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Noma in a boy with septic shock: a case report



Noma is a rare disease, which is characterized by rapid progression and a high rate of mortality; however, relatively few cases of noma infection accompanied by septic shock in children have been described. Further, most health care professionals have no knowledge of this disease or of its clinical significance.

Case presentation

Herein, we present a case report of a six-year-old male patient who was diagnosed with noma infection at a Chinese pediatric medical intensive care unit (PMICU), at which time, it was discovered that he had septic shock. Following treatment by continuous renal replacement therapy (CRRT) for septic shock arising from noma, the patient was in generally good condition, and the local wound was seen to be essentially healed five weeks post-admission.


Noma is an opportunistic infectious disease condition. Treatment of the acute phase of noma predominantly focuses on controlling the infection and improving systemic conditions. In addition, CRRT could be considered as a treatment option for cases that present with noma accompanied by septic shock.

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Noma, which is commonly known as cancrum oris, is an acutely progressive and necrotic disease that is induced by infections, and most commonly seen in malnourished and immuno-suppressed children [1]. Moreover, if the patient is in septic shock, the mortality rate can be as high as 50% or more [2], and if left untreated, mortality may be up to 85% [3].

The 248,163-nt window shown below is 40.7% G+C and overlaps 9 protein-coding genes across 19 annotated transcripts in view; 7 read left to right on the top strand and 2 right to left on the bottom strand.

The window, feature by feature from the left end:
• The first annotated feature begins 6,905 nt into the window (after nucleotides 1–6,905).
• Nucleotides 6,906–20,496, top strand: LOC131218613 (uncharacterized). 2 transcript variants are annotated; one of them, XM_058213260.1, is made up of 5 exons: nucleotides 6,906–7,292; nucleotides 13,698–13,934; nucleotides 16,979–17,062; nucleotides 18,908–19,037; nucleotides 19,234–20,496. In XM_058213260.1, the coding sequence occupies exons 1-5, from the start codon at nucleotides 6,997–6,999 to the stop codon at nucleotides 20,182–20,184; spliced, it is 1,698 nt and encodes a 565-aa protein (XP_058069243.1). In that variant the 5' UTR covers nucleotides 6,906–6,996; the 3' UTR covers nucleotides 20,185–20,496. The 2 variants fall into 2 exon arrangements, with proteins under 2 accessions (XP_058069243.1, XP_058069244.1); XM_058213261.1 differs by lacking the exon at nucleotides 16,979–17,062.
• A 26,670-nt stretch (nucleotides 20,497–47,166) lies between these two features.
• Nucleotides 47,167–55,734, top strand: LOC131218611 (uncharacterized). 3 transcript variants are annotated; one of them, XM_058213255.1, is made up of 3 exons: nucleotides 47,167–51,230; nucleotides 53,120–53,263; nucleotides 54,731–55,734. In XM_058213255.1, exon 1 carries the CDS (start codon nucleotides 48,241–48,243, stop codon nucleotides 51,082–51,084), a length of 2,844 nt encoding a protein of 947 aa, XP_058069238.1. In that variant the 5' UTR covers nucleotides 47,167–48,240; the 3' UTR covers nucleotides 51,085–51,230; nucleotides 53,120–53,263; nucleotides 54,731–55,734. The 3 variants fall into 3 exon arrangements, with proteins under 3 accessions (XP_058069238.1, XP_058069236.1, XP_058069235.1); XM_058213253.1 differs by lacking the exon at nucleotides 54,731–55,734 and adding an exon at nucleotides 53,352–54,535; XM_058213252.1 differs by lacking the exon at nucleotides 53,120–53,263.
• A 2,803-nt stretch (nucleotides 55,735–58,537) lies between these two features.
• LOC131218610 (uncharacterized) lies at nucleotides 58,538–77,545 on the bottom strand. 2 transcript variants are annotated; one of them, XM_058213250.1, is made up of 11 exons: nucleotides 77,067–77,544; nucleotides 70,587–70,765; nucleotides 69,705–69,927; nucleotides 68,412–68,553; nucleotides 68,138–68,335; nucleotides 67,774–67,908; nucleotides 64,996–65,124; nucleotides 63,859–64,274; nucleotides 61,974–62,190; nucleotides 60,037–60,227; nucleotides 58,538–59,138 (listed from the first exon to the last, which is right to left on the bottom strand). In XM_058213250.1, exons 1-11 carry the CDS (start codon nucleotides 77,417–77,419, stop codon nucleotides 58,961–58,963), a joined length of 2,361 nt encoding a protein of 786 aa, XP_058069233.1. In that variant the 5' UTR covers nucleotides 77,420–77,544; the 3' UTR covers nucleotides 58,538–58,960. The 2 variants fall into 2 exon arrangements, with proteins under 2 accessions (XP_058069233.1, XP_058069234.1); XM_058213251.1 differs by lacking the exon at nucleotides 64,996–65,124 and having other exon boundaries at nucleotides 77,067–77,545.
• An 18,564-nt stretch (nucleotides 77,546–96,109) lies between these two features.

There are few reports in the peer-reviewed literature of pediatric noma that is complicated by septic shock. Furthermore, the treatment of noma in the acute phase of progression mainly serves to improve the general condition of the patient and the quality of life. Clinical management of this condition thus includes wound cleaning and debridement, maintaining the balance of water and electrolytes through rehydration support, improving and sustaining the nutritional condition of the patient, supplementing the patient with trace elements (especially of vitamin A) and appropriate use of antibiotics [3,4,5].